I just had my 55th birthday. I’ve maintained my weight loss for going on a decade now. What I think about the most often is how grateful I am that I am not dealing with a weight problem at my age. I think about the state of my health when I was 44 and I can’t imagine what my life would be today if I had not lost weight. I would probably be full-blown diabetic (I had become pre-diabetic and was on medication). My asthma and night wheezing might have advanced to sleep apnea (which will either kill you or doom you to sleeping with an air hose clamped to your face). The joint pain in my knees and hip that was limiting my mobility might have narrowed my life down to a few select confines and extensive compensation for taking care of even basic errands and tasks.
When I was over 300 pounds, I simply never felt good. I never had any energy; I was always tired and uncomfortable. I can remember even feeling uncomfortable when I laid down. I remember reaching the ultimate level of lethargy when I wouldn’t even walk downstairs to the grocery store in my building for a pint of Ben & Jerry’s. I would take my car to the grocery store that is about one-tenth of a mile down the street.
I was on seven prescriptions for asthma, joint pain, blood sugar, blood pressure, blood triglycerides, and hormones thrown out of whack by the amount of adipose tissue I carried. Losing weight would clear up everything. And it did.
There was never a time in my life when I was willing to “accept” being fat. It always represented an obstacle to be conquered and as I got older, I developed a sense of desperation to relieve myself of the burden of my fat body. There is NOTHING to like about being fat. NOTHING. It limits your life and your abilities and makes you feel like shit. For a lot of years I was “healthy” by the numbers. I had a normal blood pressure but I could not climb the stairs at a Chicago EL train station without turning purple-faced and gasping by the time I reached the platform. My blood sugar was in a normal range throughout my twenties and thirties but I could not spend a few hours wandering among the galleries of the Art Institute of Chicago. I wouldn’t get an asthma attack unless I caught a respiratory infection but I live on Lake Michigan and I could not stroll the fabulous lake shore park that stretches the length of the city even though it is literally right out my back door. If I couldn’t drive somewhere, I didn’t go.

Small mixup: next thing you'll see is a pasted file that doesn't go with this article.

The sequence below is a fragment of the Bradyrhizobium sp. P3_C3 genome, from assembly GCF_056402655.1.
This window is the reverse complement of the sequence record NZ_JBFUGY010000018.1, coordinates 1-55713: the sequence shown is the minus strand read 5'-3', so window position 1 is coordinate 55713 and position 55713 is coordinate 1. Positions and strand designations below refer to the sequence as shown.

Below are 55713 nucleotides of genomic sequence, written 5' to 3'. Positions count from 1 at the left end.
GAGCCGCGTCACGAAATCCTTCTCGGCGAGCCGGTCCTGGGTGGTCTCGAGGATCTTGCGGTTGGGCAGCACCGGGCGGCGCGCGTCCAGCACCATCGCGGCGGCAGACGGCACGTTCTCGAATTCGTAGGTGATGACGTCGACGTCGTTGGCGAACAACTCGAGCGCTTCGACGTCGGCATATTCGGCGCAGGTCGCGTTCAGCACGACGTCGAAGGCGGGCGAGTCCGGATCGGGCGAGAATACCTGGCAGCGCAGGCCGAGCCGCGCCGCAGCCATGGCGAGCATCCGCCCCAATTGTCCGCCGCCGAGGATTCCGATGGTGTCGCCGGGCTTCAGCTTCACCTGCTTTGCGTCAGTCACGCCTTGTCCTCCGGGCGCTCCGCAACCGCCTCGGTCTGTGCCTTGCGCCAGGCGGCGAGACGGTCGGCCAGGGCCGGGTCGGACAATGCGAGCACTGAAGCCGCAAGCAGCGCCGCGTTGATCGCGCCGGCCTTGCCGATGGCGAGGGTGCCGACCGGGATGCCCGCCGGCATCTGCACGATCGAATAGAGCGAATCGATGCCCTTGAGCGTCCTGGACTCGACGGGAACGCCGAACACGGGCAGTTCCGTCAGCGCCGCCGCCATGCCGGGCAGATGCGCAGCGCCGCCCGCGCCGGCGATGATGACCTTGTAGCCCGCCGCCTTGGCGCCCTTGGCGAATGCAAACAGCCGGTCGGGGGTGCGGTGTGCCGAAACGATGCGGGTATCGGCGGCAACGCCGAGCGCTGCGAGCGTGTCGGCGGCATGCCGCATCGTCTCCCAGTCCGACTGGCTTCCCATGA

I can understand why people want to reject being shamed for their body size. I didn’t want to be judged either. But I did not pretend that I was proud of my fat body. The fat body that was forcing more limitations on my life year after year, the fat body that would start to break down when decades of overweight had taken its toll.
I look at the blogs of “body positive” activists and for them, it’s all about aesthetics and politics and insisting that a fat body isn’t an unhealthy body. That’s real easy to go along with when you’re 25 or even 35 and your biggest concerns are finding the clothes you’d like to wear and bitching about fat haters who really are extremely horrible people. Sure, I get that.
But I often wonder if certain people have started experiencing the effects of long-term weight and know they have to keep it a secret. People like Marilyn Wann, Fall Ferguson, Charlotte Cooper, Marianne Kirby. Do they keep walking when their joints ache and their ankles are swollen to prove how much they love their bodies just as they are? Do they arrange to get blood pressure and diabetes medications through the mail? Do they avoid stairs so they’re not seen gasping for breath? Do they carefully arrange their lives around their limitations so the status of their political positions are not challenged?
Fat acceptance is for young women. Because while they’re young, they can still love the body that will eventually betray them. It may take decades but it will happen. The chances are very small that they possess the truly superior genes necessary to escape the effects of 20 years or more of lugging around more fat than the human body is intended to endure.
I did not want to be judged by my body size. No one deserves to be treated that way. I knew my body size indicated nothing about my character. I never hated myself; I hated feeling physically limited and weakened by my size. If fat acceptance activists really did believe that body size did not define them, they wouldn’t wrap up their identity in it.